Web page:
Aim for the waterline

Tuesday, April 10th, 2018

I always assumed that gun crews in the Age of Sail aimed at the waterline because that was where water could enter the enemy ship, but that’s not the whole story, Tom Ricks explains:

But, I kind of wondered, if that were the case, why not aim slightly lower, where a good shot likely would let even more water in the enemy’s hull, and be more difficult to plug? (I thought the answer was perhaps that at many angles, the cannonball might skip, rather than plunge into the water, but I wasn’t sure.)

Well, now I know better. There is a very specific reason to aim right at the waterline.

I was reading an discussion of wood rot in boats and trees by Richard Jagels, professor emeritus of forest biology at the University of Maine. He offers a much more precise explanation: On wooden ships, the weakest point on the hull is right along the waterline, because that’s where the most rot occurs.

There’s a biological explanation for that, having to do with oxygen and moisture. Fungi need a balance of both to thrive and rot wood. Let him tell you: “Above the waterline, planking is usually below 20 to 25 percent moisture content, which is too dry for fungal activity. Below the waterline, wood becomes progressively saturated until the oxygen requirement is not met; again decay is halted. Near the waterline, conditions are just right for decay to rapidly progress: the Goldilocks solution for rot.”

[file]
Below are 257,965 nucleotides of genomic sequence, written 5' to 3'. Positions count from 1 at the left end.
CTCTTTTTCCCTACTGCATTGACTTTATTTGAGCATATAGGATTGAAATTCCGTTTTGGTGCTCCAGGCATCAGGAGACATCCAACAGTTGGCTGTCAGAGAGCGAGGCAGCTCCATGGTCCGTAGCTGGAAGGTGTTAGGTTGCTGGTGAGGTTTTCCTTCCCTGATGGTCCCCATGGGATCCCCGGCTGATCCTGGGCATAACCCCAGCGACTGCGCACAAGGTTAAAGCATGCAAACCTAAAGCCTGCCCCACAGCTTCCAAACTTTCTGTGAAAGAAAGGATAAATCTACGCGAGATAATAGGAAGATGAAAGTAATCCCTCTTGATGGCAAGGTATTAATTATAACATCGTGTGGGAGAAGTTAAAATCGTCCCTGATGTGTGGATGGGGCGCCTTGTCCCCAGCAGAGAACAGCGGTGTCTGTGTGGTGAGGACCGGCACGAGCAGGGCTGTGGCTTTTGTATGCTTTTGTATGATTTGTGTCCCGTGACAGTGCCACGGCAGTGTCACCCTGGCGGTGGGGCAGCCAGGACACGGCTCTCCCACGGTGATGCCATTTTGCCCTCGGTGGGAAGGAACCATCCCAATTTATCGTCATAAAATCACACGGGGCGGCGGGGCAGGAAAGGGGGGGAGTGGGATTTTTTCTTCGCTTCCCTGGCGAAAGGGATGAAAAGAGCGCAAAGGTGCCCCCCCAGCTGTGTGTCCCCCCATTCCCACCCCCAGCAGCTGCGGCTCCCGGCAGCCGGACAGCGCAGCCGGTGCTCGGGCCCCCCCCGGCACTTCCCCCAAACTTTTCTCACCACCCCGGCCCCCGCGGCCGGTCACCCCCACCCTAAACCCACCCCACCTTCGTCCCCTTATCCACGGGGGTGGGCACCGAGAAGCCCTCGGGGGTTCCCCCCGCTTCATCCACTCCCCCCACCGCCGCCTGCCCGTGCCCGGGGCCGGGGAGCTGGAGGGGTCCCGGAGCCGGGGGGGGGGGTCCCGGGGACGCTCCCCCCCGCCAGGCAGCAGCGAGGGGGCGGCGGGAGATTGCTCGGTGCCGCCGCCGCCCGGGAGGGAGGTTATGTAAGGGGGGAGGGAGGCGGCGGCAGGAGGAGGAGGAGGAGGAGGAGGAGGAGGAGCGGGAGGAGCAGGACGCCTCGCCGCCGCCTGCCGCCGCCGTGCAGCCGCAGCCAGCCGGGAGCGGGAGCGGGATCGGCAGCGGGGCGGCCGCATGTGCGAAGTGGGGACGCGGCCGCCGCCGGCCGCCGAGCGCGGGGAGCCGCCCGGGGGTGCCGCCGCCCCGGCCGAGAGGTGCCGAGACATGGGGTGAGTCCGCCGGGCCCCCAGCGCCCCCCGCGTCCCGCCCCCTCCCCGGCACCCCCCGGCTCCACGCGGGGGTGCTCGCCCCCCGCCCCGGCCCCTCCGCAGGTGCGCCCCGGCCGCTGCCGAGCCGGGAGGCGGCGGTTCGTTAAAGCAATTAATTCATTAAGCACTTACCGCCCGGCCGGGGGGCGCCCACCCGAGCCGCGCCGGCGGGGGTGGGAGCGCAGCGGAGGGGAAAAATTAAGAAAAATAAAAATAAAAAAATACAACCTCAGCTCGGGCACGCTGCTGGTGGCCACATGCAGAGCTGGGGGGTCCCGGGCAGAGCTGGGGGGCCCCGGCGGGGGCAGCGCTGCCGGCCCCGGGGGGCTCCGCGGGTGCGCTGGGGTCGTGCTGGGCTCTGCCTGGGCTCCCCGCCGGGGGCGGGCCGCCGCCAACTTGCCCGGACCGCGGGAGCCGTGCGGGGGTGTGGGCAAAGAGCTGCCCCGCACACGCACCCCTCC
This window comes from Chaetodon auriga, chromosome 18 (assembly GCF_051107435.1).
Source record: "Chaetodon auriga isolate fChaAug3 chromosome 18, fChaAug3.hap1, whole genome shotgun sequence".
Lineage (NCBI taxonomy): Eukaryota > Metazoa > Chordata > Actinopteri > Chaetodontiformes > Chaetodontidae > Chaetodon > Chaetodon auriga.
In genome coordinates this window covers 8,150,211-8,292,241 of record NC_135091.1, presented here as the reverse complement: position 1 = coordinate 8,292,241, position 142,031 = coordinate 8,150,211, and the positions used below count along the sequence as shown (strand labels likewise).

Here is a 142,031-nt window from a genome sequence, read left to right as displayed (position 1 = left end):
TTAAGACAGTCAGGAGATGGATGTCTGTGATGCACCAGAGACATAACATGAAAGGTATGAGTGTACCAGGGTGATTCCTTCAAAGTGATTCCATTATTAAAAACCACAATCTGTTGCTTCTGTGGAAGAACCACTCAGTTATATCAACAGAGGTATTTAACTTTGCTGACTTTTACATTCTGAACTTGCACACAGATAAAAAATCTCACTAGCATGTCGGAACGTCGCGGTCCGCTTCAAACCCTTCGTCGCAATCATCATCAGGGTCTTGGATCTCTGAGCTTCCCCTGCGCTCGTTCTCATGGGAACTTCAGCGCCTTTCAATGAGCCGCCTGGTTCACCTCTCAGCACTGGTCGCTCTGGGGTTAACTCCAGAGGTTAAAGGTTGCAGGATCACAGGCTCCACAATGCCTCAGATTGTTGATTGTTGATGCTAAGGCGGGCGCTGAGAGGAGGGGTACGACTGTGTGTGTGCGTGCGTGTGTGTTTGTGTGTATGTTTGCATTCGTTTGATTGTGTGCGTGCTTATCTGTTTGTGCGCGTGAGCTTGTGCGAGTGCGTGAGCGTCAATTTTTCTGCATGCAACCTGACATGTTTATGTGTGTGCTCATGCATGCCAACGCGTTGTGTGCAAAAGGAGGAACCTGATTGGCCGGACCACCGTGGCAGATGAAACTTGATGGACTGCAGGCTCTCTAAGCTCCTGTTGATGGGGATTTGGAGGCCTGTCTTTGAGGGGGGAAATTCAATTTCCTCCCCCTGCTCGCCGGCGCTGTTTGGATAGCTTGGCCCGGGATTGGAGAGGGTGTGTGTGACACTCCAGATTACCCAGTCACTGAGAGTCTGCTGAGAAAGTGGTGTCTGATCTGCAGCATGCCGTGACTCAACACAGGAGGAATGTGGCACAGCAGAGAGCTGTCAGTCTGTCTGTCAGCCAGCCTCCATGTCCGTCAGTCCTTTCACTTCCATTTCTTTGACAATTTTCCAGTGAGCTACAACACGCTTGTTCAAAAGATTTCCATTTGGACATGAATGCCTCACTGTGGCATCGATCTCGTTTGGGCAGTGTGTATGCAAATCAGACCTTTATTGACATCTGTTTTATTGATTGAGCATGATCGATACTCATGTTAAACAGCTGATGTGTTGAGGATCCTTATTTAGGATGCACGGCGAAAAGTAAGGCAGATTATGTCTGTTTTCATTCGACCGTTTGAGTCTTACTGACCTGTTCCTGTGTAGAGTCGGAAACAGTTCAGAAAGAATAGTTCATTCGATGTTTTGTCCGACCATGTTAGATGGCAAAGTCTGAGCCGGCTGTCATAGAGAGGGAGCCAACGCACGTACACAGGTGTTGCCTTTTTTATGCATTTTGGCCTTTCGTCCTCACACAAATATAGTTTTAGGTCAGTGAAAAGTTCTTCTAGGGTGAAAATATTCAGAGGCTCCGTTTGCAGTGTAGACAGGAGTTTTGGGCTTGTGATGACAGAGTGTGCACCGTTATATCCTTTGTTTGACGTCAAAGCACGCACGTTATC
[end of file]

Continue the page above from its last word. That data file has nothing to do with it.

1. Lu An Li says:

    Cannon balls heated red hot and then fire to penetrate the inside of the wooden ship. Start a fire.

  2. Albion says:

    Unless you can get behind an enemy ship and rake it. As most sailing ships below deck had little in the way of dividing walls (I believe removed before the battle began) a cannon shot thus aimed would travel the length of the other ship doing tremendous damage.

  3. redan says:

    Lu An Li:

    I’ll be conservative and stipulate ‘red hot’ = 500° C.

    What propellant did you have in mind for this fire mission, and what is the propellant’s temperature of ignition?

    King of Battle (Artillery): We put the balls where the Queen of Battle (Infantry) wants them!

  4. Kirk says:

    As an Engineer, I’m just going to point out the traditional Infantry response to why the Artillery is the King of Battle, while the Infantry is Queen: It’s because the Artillery is constantly doing to the Infantry what the King does to the Queen…

  5. Redan says:


    Essayons, brother! We clear the way.

    12 B / C / N / T here, but I started as an 11B Queen. Retired now on the PDRL.

    Well met.

    SFC redan

Leave a Reply